I think also cosidering a vacation rental when in Hawaii is a good option also.

  4. I am researching as this will be my fist time . Thank you for important informative tips.

    Wan travelling alone youthfully mature 50s—- what is safest part of hawaii for me? Honolulu- Oahu or Waikiki?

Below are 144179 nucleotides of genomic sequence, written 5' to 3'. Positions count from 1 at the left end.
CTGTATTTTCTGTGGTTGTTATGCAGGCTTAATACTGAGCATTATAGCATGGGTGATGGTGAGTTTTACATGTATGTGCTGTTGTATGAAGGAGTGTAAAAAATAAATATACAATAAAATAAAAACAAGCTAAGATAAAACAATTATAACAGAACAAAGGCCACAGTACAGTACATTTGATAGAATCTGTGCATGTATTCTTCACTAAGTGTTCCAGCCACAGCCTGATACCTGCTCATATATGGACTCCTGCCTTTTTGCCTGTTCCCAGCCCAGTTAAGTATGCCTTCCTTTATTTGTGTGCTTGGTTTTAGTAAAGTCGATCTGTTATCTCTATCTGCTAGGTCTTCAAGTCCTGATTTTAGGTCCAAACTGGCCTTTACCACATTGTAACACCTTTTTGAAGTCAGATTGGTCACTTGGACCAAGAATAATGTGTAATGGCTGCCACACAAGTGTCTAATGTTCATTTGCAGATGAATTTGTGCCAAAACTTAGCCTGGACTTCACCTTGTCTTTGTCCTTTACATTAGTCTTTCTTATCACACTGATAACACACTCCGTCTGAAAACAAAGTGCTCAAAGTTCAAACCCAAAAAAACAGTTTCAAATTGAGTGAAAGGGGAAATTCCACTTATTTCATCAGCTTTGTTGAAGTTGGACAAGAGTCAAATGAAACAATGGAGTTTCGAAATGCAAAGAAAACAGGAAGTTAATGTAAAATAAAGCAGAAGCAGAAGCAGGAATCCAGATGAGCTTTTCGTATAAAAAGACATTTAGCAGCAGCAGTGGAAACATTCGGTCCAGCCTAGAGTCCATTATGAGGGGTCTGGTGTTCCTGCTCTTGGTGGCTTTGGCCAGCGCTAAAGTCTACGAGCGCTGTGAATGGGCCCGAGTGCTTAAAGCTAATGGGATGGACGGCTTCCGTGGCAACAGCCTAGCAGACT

5. Just found this site by happenstance and it is very informative and accurate. This will be my 4th trip to Hawaii. The first was booked in 2001 and I flew out in the harrowing weeks of October 2001, just after flights restarted. It was surreal. I then went to Kauai twice and the Big Island in the 2000s. Each time and on each island, a rental car was indispensable. As a photographer, I want to SEE the islands not just hang out on the beach–although I do enjoy that! Anyone who has traveled with a photographer knows get used to sudden and unexpected stops when something comes into view. I’m to travel to Oahu for the first time for a nine-day stint in late June and early July. My visit will overlap with my family coming up from New Zealand. That way I’ll have five days to myself, two to drive and three to walk and I don’t mind getting my steps in. I’ve used Google to plan places to stop on driving days and a lunar chart so see when the moon will be up for night photography, perhaps a chance to see the Southern Cross (Crux). One thing to point out for summers in Hawaii, for a mainlander like myself, is that in summer, the sun’s trek will be to the north of you sunrise to sunset which will seem odd, and is something to keep in mind for those contemplating a sunset over the ocean shot. You’ll need to find a north and east/west coast to see a sunrise/sunset, depending. From Honolulu or the beach proper neither will be visible. Since the four days rounding out my vacation will be spent with my NZ family on the beach, I won’t rent a car those days. Regarding travel, with the need to coordinate, I had to book as soon as the airline dates opened last August, 336 days before my return date. I called the airline direct and got a great CSR who gave me a rate in the mid $700s, got me my assigned seats (window of course) with as few connections as possible. My roundtrip from a regional airport 5 miles away to HNL was for this price. I wanted at least 2 hours layover for potential flight delays at each potential stop. I don’t mind waiting and the thought of scurrying through an expansive airport in a panic after a flight delay is not appealing. One key to the online booking sites, the CSR explained was that they buy ‘blocks’ of seats at a price tier and as each ‘block’ fills up, prices rise. In these days of full flights, you have a high risk of being bumped if you don’t actually go in and select a seat. You have purchased a ‘seat’ on a flight, he explained, but assigned comes first and it is possible your ‘seat’ will not be available if you wait to check-in, in which case, you have to move to a later flight. The lowest-bargain basement fares come with a higher risk for travel disruptions and less flexibility to remedy them which could cost you. I also locked in against any international unrest which might shock the fuel market and boost prices. I booked a hotel through an online travel site the same date and called the hotel to ask a question, where the desk agent offered to take $300 off the price and threw in complimentary shuttle service and all the amenities if I would re-book through them for the same reservation which I did. She took care of it all. I don’t mind a hotel which is a few blocks off the beach, because I vacation for the experience, not where I sleep. I ask for a reputable chain with great AC and good clean rooms and I research the reviews. I managed nine nights for about $1,100 including tax Jun 28-July 9. I can be at the beach in a five-minute walk, which I don’t mind. Look for a basic kitchenette and make your own meals if dining out every meal is out of budget. There is an ABC store a few blocks away and the hotel has a shuttle. If you have the time, get a TSA PreCheck it helps quite a bit and with laws changing, make sure your government-issued ID is “Real ID” compliant if you plan to use a U.S. state issued credential instead of a passport. I loathe checked bags so my “personal item” is a camera bag, so I have to make use of the carry on to the max. I’ll wear my jeans and shoes and pack the carry-on with basic clothes. Running shorts (several pair) are great beachware, and in basic tasteful black, serve as all-purpose walk-around for looking about. They don’t take up much space, breathable, quick drying and can be dry after an in-sink wash by the next morning. Basic clothes. Light-weight, wrinkle free and all-purpose, but I am not going anywhere formal. Otherwise, essentials, meds, minimal toiletries, I’ll buy most of what I need while there at the store. Bring environmentally-friendly high-power sunscreen, and if time, season and schedule permits, try to use this to get a little color with that sun screen in the weekends prior to your trip. Tropical sun sneaks up on you and you’ll not want to deal with a burn–which can happen (summer in Phoenix fast-10 minutes for fair skinned!) Re-apply often. The biggest advice I can offer is go as lightly and efficiently as possible and go have a great time! Planning is key and a little research can take most of the stress of travel away! Have fun!